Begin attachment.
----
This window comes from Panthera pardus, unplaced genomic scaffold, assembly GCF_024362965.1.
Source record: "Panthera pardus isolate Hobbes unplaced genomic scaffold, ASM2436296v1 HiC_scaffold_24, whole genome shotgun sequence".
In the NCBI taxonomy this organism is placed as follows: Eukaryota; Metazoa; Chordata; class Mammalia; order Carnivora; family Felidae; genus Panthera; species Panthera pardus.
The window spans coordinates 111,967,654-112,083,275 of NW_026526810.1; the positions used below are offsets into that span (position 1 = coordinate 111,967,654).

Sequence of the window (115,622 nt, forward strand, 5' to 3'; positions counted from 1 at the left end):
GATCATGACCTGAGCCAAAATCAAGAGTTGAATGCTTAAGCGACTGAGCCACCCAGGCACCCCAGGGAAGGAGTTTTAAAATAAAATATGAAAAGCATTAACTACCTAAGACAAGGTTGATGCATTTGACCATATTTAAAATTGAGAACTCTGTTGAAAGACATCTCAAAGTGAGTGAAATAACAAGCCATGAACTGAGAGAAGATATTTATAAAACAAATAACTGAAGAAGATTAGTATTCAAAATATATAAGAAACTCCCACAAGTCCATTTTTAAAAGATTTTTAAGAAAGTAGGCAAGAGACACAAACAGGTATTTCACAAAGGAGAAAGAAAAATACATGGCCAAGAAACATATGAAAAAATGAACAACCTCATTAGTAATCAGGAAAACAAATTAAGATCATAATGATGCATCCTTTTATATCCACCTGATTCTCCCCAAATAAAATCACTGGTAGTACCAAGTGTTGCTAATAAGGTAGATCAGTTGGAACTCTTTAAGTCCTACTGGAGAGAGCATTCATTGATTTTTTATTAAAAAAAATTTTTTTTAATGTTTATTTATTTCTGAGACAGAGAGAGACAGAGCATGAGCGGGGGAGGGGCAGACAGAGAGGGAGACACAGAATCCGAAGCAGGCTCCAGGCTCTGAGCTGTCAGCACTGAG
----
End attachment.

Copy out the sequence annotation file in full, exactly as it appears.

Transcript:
This window comes from Panthera pardus, unplaced genomic scaffold, assembly GCF_024362965.1.
Source record: "Panthera pardus isolate Hobbes unplaced genomic scaffold, ASM2436296v1 HiC_scaffold_24, whole genome shotgun sequence".
In the NCBI taxonomy this organism is placed as follows: Eukaryota; Metazoa; Chordata; class Mammalia; order Carnivora; family Felidae; genus Panthera; species Panthera pardus.
The window spans coordinates 111,967,654-112,083,275 of NW_026526810.1; the positions used below are offsets into that span (position 1 = coordinate 111,967,654).

Sequence of the window (115,622 nt, forward strand, 5' to 3'; positions counted from 1 at the left end):
GATCATGACCTGAGCCAAAATCAAGAGTTGAATGCTTAAGCGACTGAGCCACCCAGGCACCCCAGGGAAGGAGTTTTAAAATAAAATATGAAAAGCATTAACTACCTAAGACAAGGTTGATGCATTTGACCATATTTAAAATTGAGAACTCTGTTGAAAGACATCTCAAAGTGAGTGAAATAACAAGCCATGAACTGAGAGAAGATATTTATAAAACAAATAACTGAAGAAGATTAGTATTCAAAATATATAAGAAACTCCCACAAGTCCATTTTTAAAAGATTTTTAAGAAAGTAGGCAAGAGACACAAACAGGTATTTCACAAAGGAGAAAGAAAAATACATGGCCAAGAAACATATGAAAAAATGAACAACCTCATTAGTAATCAGGAAAACAAATTAAGATCATAATGATGCATCCTTTTATATCCACCTGATTCTCCCCAAATAAAATCACTGGTAGTACCAAGTGTTGCTAATAAGGTAGATCAGTTGGAACTCTTTAAGTCCTACTGGAGAGAGCATTCATTGATTTTTTATTAAAAAAAATTTTTTTTAATGTTTATTTATTTCTGAGACAGAGAGAGACAGAGCATGAGCGGGGGAGGGGCAGACAGAGAGGGAGACACAGAATCCGAAGCAGGCTCCAGGCTCTGAGCTGTCAGCACTGAG